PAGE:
We do it by committee. The one thing that I always harp on, [comparing the] NBA and college, in college we have teammates and in the NBA you have co-workers. But I think there's a difference with this team. I think here we have teammates. And the thing we've been doing is going the extra mile for each other the entire season to cover up for mistakes.

Q: There was so much talk before the All-Star teams were announced about David Lee and Steph Curry and whether they'd both get in. How much were you guys talking about that in the locker room?

A: We were all just hoping for the best. … I was hurt by [Curry's snub] because I thought we had put ourselves in position to get two All-Stars, [with] two guys who've been playing tremendous basketball. But I think, with Steph, probably the respect of your peers goes a lot longer way than necessarily being named to an All-Star team. And everybody is obviously respecting what he's done this year and the maturation process of him not just being a scorer but being a playmaker and a leader for us.

Q: What was your view of what happened at the end of the Houston game this week?

A: Whatever Coach [Mark Jackson] says, that's what we're doing, and nobody should have any ifs, ands or buts about it. We were just trying to get the game over with, get out of there, and we're not going to allow any records or precedents to be set on us if we can help it. That's the stance he took on it, and that's the stance [we're] rollin' with. If somebody's doing something to you and you're able to stop it, why wouldn't you? [Intentional fouling] might not have been the most popular decision, but we're not here to win any popularity contests.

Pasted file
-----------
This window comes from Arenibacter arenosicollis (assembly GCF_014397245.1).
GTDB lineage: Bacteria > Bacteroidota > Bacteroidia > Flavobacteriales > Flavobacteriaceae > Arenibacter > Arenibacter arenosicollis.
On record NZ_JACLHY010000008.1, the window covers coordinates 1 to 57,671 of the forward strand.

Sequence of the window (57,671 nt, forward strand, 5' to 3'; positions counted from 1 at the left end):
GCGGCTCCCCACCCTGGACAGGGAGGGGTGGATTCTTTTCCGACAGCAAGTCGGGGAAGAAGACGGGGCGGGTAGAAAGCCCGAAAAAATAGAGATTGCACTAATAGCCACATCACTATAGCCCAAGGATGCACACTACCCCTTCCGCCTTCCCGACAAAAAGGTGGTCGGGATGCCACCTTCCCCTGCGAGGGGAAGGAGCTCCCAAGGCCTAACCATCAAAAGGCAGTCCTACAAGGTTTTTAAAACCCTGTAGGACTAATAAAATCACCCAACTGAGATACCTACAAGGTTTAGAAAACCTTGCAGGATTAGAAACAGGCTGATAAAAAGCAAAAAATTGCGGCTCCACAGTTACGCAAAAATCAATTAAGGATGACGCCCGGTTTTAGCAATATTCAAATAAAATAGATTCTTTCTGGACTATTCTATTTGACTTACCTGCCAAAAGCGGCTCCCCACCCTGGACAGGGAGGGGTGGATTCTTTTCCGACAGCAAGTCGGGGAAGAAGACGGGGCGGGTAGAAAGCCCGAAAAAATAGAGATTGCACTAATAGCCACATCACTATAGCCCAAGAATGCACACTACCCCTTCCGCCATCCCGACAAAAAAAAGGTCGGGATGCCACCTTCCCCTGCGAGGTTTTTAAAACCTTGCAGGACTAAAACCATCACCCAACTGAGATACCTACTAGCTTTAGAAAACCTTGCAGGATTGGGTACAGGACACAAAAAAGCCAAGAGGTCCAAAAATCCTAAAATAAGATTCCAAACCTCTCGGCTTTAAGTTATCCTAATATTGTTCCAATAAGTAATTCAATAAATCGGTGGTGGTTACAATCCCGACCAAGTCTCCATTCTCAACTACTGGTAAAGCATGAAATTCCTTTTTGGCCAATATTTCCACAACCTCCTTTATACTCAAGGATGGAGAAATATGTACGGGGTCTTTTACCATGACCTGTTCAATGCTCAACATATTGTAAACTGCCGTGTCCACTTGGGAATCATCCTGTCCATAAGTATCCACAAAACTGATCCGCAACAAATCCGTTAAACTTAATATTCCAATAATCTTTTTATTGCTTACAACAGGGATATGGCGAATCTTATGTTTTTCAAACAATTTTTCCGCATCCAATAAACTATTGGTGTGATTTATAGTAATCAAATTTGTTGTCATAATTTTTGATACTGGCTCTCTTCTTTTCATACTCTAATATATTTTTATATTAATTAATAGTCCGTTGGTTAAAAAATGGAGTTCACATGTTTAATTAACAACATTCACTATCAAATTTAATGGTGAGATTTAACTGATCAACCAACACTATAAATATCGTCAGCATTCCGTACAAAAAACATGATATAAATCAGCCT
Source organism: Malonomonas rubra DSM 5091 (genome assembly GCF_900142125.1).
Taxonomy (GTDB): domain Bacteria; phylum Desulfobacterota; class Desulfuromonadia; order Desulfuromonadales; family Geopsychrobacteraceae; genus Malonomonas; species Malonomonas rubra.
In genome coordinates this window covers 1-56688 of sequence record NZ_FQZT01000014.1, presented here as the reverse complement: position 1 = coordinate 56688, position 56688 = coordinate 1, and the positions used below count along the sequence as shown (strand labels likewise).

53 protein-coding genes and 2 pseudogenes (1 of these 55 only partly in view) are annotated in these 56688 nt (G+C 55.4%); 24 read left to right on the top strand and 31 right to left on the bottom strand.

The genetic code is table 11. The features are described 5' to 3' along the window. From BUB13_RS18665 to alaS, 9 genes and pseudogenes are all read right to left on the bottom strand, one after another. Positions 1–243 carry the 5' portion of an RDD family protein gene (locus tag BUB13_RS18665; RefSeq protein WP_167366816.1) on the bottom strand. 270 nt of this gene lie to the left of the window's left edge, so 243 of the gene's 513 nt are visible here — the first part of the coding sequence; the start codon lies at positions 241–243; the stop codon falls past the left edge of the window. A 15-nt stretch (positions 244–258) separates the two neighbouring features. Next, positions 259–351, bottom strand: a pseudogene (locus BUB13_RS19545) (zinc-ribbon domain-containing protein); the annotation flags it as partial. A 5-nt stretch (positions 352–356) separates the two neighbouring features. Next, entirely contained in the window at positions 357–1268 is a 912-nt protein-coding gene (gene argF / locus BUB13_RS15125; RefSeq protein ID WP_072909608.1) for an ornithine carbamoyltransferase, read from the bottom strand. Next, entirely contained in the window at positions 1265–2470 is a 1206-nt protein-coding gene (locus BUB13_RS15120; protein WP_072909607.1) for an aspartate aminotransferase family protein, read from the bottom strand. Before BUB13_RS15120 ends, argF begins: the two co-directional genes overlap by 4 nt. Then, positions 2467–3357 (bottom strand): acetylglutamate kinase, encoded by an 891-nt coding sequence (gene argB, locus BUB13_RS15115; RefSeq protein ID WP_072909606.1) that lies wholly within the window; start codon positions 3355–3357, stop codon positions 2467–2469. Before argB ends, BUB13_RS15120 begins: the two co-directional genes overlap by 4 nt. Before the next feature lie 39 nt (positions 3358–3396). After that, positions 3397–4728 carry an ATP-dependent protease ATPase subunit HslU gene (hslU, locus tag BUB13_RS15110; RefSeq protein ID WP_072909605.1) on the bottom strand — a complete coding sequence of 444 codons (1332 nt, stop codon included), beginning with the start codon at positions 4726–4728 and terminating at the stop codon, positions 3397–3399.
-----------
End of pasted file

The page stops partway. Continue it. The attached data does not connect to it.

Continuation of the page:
Q: What about your chances of winning the Sixth Man Award?

A: Just getting mentioned for an award is gratifying in itself. I think, with me, I'm a little bit different than your typical sixth-man candidate, because usually the guys mentioned with that award are instant-offense kind of guys who come in and straight get buckets, like J.R. [Smith] or Jamal [Crawford]. I'm more of a playmaker who comes in and provides offense, but I make plays as well. A lot of people may look at my numbers and say, well, he's only averaging 13 and 6, but I think if you combine the two together, I'm having a pretty good impact as well.

4. Marc's Quote

"On all of Mike's teams, guys emerge as 3-point shooters that were never considered 3-point shooters before."